“The number one thing you need as a designer is a lot of discipline,” says Ettedgui. “Talent is important, but you need to work hard, have a good attitude and be enthusiastic. I admire a lot of people, including Ralph Lauren and Giorgio Armani, who have existed for so long with the same vision and attitude, while young people like Christopher Bailey, Alexander McQueen and John Galliano have revolutionised fashion.”
The respect is mutual, with Howell having said of Ettedgui: “I feel a great indebtedness to Joseph. Sometimes I wonder how my career would have developed had I not met him.”
Ettedgui’s success came from not following fashion too closely. “I like to dress people, not to make them fashionable. People are sexy on their own,” he says. “Customers would say to me that they bought a pair of trousers from a particular designer which they loved, but then the following season the collection changed completely and they couldn’t find the same pair again.
“When I was running Joseph, our collection was designed to support the wardrobes of customers who also bought designer clothes. An entire wardrobe can’t be made up of only designer clothes. People need good trousers and good shirts that they wear all the time. Therefore, our collection wasn’t meant to go in competition with any designer – it complemented the wardrobe of someone who had a lot of Gucci, for example. That’s how we grew and got established.”
Ettedgui admits that he misses Joseph – “it was like a child,” he says. In fact, he sold it because the business became “very, very big” and his own children did not want to go into retail. “The minute we put Joseph up for sale we had the top firms in the world interested in it,” he says proudly. “It shows the extent of our achievement. Even after September 11, we still managed to grow sales by 20%.” In 2005 Ettedgui sold the entire business to Japanese firm Onward Kashiyama for £140 million.
But Ettedgui has found a new love in Connolly. In 1999 he and his wife Isabel bought the family-owned luxury leather goods brand and opened its first flagship store in 2000 in Conduit Street in central London. Since then, Ettedgui has introduced ready-to-wear, an area which he is planning to grow. In fact, menswear and luggage are the two best-selling categories at Connolly. Total sales for the year to March 31 2007 were up 25% to £1.5m.
“I’ve achieved what I want in menswear,” says Ettedgui, who thinks the UK export market for menswear is “very professional” today. “Menswear looks so much better today than it used to, particularly with the likes of Burberry and Ozwald Boateng – it looks like the French and Italian markets of 20 years ago.”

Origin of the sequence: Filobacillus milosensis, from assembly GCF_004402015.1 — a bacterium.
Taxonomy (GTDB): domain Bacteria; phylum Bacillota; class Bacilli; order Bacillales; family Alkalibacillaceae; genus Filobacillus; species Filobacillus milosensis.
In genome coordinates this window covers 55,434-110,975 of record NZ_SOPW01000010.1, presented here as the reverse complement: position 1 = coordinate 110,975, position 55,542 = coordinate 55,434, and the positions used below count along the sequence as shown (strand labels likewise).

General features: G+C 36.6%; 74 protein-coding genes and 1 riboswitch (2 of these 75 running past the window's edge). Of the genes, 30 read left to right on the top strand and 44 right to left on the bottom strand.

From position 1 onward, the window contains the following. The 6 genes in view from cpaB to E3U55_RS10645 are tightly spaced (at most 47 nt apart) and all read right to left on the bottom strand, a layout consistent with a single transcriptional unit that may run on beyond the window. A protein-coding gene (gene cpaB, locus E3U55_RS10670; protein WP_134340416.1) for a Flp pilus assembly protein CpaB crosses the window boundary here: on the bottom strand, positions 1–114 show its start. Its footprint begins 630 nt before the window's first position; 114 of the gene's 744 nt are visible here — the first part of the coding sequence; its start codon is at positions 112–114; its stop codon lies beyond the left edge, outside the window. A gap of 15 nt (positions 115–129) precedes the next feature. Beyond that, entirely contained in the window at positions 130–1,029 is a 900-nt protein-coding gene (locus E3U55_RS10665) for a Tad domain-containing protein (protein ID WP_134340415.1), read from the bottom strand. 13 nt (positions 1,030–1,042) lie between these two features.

But now his focus is on womenswear. “I love retail and I’m doing something else I love now,” he smiles. “With Connolly moving more into ready-to-wear, it reminds me of the way we started Joseph. I missed clothing too much.”
But Ettedgui’s nostalgia hides a deeper rationale for focusing on womenswear – the category gives him another route to market in an industry where even the premium end is feeling the economic strains. Walpole, the trade body which represents 100 British luxury firms, has warned that the premium market will soon be hit by a slowdown in consumer spending, despite its resistance until now.
“I’m quite financially disciplined in what I do and it’s tough for everyone at the moment,” says Ettedgui. “There are periods when something won’t sell too well. For example, before Christmas we sell a lot of luggage – more than I ever thought we could – but then it quietens down at other times. You need to know what type of product is right for a particular period. Also, for me, running a shop is like being a chef. You need different ingredients to give your shop flavour.”
He predicts – and probably hopes – that fashion will head in a new direction. He refers to the recent death of Yves Saint Laurent as being a turning point for the fashion industry and womenswear in particular.
“After Saint Laurent’s death, I feel fashion will head more towards elegance, quality and design,” he says. “During the past few years, fashion has been led by celebrities, with the media driving this trend. The kind of people who have spent money on fashion have been people who want to be ‘seen’, who want to look like people in magazines, which has encouraged copycat products.